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Suffolk councils’ property company generates £1.4m

Babergh and Mid Suffolk District Councils property investment company is generating £1.4m a year for the cash-strapped local authorities, according to a new report.

Councillors will meet next week to discuss the draft business plan for CIFCO Capital, which is wholly owned by local authorities, was established in 2017 to generate income through property investment.

According to the council report, the company has 12 properties spread across the Eastern region.

After borrowing costs are taken into account, the report states it has generated £786,000 for Babergh District Council and £676,000 for Mid-Suffolk District Council this year, which is equivalent to raising council tax by 12.9% for local residents.

The report also describes describes a ‘strong first full year of trading’ but CIFCO chairman Chris Haworth admits that the board has had to contend with a changing market.

‘This year has presented a number of challenges, in particular the disruption in the retail sector and the growth in the warehouse sector, driven by the expansion of on-line shopping.  This has meant that the board has had to consider acquisitions very carefully to reflect this changing market,’ said Haworth.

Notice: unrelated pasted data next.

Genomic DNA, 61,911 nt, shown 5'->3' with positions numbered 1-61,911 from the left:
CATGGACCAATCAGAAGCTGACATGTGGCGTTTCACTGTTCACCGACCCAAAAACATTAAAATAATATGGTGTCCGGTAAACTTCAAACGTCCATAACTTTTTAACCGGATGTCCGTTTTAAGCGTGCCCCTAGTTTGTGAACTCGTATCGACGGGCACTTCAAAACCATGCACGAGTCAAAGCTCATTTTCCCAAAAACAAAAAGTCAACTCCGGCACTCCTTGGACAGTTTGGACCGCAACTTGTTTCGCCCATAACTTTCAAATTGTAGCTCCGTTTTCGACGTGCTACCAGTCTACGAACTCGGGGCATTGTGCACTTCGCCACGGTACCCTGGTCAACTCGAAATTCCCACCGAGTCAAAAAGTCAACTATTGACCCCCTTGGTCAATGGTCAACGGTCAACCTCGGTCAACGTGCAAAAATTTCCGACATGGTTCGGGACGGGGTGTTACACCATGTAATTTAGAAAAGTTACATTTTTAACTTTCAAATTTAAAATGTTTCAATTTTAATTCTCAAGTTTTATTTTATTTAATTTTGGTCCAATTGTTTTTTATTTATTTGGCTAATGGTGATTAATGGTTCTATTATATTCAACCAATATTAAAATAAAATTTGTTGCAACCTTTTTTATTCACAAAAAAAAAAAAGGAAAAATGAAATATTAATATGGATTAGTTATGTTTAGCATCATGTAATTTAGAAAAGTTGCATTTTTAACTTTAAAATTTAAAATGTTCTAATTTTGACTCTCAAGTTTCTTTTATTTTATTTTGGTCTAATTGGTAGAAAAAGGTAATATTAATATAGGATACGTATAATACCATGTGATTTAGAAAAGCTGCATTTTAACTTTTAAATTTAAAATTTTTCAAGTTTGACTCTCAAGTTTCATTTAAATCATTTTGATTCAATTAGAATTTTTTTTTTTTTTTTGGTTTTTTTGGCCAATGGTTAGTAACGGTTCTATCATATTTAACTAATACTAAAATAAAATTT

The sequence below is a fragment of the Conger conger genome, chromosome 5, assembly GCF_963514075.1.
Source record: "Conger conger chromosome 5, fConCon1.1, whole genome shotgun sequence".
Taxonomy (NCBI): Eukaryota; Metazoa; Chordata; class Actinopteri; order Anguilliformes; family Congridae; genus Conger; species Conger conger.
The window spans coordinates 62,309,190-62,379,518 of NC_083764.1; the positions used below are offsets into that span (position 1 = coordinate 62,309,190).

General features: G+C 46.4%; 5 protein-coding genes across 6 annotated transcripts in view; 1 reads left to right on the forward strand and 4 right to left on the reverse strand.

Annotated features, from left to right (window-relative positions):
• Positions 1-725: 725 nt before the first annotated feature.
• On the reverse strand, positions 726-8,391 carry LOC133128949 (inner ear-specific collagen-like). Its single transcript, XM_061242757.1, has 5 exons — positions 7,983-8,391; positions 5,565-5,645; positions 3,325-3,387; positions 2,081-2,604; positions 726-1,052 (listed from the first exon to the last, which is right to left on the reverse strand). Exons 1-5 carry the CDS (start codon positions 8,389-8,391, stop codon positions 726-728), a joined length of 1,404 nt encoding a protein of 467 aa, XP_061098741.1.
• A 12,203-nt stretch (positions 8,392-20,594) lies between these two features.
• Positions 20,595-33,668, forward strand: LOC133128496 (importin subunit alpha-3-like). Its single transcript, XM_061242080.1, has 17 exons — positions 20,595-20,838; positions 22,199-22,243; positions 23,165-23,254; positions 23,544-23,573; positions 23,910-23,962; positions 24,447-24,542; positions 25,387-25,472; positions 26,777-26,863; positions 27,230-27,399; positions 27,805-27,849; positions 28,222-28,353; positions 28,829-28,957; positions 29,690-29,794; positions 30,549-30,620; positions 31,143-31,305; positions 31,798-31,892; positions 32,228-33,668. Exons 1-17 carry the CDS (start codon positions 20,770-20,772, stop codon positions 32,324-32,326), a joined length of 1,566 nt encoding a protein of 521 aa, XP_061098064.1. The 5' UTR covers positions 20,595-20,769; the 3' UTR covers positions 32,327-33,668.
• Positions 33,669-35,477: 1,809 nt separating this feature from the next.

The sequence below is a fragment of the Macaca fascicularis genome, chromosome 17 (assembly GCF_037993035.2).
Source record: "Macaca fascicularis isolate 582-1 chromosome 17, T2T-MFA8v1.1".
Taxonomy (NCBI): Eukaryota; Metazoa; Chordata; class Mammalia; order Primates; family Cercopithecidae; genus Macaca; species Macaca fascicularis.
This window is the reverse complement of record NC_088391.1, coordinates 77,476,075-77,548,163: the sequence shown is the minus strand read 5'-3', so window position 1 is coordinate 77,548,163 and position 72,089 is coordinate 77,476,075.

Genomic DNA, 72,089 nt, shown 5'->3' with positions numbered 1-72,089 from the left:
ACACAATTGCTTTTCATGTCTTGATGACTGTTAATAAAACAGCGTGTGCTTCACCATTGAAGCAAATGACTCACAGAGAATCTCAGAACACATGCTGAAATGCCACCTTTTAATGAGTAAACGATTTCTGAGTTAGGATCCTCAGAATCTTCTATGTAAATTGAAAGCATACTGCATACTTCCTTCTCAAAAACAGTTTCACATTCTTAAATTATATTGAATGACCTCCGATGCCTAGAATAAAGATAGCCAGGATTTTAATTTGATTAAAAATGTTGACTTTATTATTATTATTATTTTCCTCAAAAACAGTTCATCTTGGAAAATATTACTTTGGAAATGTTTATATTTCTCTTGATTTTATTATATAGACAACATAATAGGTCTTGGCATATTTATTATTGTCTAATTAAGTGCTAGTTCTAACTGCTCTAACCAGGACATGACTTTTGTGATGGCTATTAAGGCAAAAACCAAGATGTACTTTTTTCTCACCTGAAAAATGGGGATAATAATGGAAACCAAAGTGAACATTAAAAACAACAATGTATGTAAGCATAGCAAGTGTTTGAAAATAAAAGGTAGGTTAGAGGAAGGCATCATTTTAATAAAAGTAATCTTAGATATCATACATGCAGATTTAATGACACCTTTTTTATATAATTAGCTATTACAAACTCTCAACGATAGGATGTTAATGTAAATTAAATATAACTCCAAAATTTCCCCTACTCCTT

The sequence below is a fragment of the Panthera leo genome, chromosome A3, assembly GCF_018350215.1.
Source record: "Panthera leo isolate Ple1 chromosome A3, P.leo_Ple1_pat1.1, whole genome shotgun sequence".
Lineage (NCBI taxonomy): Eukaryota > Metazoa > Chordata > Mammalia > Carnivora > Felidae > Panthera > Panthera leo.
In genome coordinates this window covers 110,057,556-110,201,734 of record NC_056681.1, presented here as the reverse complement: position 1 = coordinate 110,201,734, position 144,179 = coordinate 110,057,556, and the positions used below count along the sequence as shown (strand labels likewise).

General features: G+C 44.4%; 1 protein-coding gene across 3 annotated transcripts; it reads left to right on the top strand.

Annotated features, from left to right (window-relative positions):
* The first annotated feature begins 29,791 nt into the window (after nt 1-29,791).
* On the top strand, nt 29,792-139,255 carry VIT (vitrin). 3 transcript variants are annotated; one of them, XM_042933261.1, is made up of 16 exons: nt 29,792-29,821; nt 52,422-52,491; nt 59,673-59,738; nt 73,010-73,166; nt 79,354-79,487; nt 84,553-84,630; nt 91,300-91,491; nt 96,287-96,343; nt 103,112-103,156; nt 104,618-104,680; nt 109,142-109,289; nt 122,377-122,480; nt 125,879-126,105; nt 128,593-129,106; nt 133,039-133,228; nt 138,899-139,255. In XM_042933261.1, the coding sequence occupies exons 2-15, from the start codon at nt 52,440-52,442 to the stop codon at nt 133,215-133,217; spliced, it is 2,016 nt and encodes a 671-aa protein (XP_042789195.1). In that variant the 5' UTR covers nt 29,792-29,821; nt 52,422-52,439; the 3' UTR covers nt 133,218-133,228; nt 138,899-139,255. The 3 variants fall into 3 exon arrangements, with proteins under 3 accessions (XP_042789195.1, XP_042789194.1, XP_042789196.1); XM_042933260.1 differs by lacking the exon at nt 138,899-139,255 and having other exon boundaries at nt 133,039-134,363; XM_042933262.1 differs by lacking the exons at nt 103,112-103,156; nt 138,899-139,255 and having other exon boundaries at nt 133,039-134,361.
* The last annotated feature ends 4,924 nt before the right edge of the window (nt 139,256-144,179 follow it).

‘Where we haven’t been able to find the right property at the right price, we’ve revised our acquisition guidelines,’ he added.

‘This has meant an overall portfolio yield of 5.75% – slightly below the original target of 6%, but with a lower risk profile than originally expected.  In other words, it’s a safer portfolio in terms of risk, but because the stakes are lower, so are the potential rewards.’

Cllr Suzie Morley, cabinet member for assets and investments for Mid Suffolk District Council said: ‘Like all local authorities, we are under unprecedented financial pressure to deliver services to our residents.  By careful investment through CIFCO we can generate alternative sources of income rather than make reductions to our services.

‘We often hear the accusation we should be investing in our own districts rather than in property elsewhere – but it’s not ‘either/or’.  The rental income we receive from the properties is reinvested within our districts, enabling us to invest in local regeneration and in meeting the needs of our residents.’

Photo Credit – Stevepb (Pixabay)

Jamie Hailstone
Senior reporter - NewStart

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